Lewis Morris (governor)

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For other people named Lewis Morris, see Lewis Morris (disambiguation).
Lewis Morris
Portrait, by John Watson, ca 1726 (Brooklyn Museum)
8º Colonial Governor of New Jersey
In office
Preceded by John Hamilton
as Acting Governor
Succeeded by John Hamilton
as Acting Governor
Chief Justice of the New York Supreme Court
In office
Preceded by Roger Mompesson
Succeeded by James De Lancey
Personal details
Born 15 October 1671
Morrisania, New York
Died 21 May, 1746 (aged 74–75)
Kingsbury (near Trenton), New Jersey
Spouse(s) Isabella Graham
Children Euphemia, Mary, Sarah, Lewis, Robert, Anne, Arabella, Isabella, Margaret, Elizabeth, John, Nancy
Parents Richard Morris and Sarah Pole Morris

Lewis Morris (15 October 1671 – 21 May 1746), chief justice of New York and British governor of New Jersey, was the first lord of the manor of Morrisania in New York (in what is now the Bronx).


Born on the estate of his parents, Richard Morris (originally from Monmouthshire, Wales) and Sarah (Pole) Morris in 1671, this Lewis Morris was the first in a lengthy string of men with the same name to inherit the prominent estate of Morrisania in the southwest section of today's Bronx. Richard and Sarah moved their estate from Barbados to the Bronx after buying the estate from Samuel Edsall in 1670 when it was still known as Broncksland. As the name suggests, Broncksland was the original settlement of Jonas Bronck and his wife, for whom the borough is named. In the fall of 1672, both Richard and Sarah died, leaving only the infant Lewis, barely a year old, as the lord of the manor.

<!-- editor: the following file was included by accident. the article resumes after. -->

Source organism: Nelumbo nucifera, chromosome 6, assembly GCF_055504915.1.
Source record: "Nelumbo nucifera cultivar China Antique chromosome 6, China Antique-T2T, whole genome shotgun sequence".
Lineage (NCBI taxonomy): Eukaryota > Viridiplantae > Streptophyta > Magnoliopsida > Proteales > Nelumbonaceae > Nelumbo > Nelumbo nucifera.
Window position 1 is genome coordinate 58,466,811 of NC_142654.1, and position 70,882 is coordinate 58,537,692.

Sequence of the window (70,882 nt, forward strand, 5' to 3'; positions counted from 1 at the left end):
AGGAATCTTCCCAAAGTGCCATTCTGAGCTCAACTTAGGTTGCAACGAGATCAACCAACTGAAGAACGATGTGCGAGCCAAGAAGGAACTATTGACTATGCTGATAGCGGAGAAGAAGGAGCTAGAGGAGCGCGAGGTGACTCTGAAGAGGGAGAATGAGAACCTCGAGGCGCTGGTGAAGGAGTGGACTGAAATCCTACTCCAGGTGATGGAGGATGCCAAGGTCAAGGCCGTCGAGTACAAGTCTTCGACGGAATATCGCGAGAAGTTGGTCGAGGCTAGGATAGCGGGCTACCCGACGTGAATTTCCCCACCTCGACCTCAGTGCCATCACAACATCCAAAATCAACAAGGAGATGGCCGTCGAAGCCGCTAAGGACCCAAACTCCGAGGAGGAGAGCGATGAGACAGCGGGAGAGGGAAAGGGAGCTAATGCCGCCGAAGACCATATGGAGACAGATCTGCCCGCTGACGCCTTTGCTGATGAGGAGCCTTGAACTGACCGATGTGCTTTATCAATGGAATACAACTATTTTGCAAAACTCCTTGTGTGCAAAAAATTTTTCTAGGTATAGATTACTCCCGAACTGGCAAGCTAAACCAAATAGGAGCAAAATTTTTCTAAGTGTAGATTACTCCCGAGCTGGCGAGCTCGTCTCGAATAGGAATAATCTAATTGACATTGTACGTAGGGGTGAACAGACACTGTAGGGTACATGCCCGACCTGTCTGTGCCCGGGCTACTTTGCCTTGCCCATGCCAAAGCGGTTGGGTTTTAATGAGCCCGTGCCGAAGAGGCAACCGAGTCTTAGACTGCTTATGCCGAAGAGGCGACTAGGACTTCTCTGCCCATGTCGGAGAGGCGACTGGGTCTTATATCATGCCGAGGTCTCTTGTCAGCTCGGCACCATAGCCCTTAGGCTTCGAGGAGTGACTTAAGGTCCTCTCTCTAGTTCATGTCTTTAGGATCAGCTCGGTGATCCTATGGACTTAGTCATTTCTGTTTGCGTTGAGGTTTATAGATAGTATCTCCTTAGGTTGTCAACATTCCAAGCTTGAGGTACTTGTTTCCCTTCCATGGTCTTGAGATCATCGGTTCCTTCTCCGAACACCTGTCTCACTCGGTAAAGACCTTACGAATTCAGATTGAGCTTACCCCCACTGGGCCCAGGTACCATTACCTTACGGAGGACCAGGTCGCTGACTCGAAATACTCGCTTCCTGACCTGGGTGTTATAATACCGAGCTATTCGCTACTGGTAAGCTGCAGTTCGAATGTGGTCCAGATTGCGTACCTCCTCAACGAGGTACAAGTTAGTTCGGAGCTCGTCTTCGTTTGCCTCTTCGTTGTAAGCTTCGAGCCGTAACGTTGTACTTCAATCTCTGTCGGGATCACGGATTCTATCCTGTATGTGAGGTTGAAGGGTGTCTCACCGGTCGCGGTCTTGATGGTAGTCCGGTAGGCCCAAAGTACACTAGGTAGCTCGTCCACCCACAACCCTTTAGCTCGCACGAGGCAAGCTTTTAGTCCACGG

Although the manor was left in the trust of five prominent Westchester citizens until Lewis could rightfully inherit the estate, Matthias Nicoll, secretary of the colony, sent word to Colonel Lewis Morris, the infant's uncle in Barbados. Col. Lewis immediately made plans to move to Morrisania to care for his young nephew and his nephew's estate, which had been somewhat embezzled. Col. Lewis made great pains to secure his nephew's lost property, including a few slaves that had been captured and resold. He was even successful in petitioning for an additional land grant with the help of family friend, Walter Webley. When the childless Col. Lewis and his wife, Mary, died, the now fully-grown Lewis inherited the estate in 1691.

Lewis married Isabella Graham and was later appointed Chief Justice of New York. When William Cosby was appointed Governor of New York, his opponents were called "Morrisites" as Lewis Morris was a prominent critic, whom Cosby dismissed from the court. His dismissal led directly to the John Peter Zenger trial [1] affirming Freedom of speech in the United States.

In 1738, New Jersey petitioned the crown for a distinct administration from New York, and Lewis Morris served as Governor of New Jersey until his death. His remains are in the Morris family crypt at St. Ann's Church in the Bronx.[2]

He was the grandfather of Signer Lewis Morris (1726–1798), Gen. Staats Long Morris (1728–1800), Chief Justice Richard Morris (1730–1810) and U.S. Senator Gouverneur Morris (1752–1816).

He was an ancestor of the Louisiana publisher Sarah Hudson-Pierce.[3]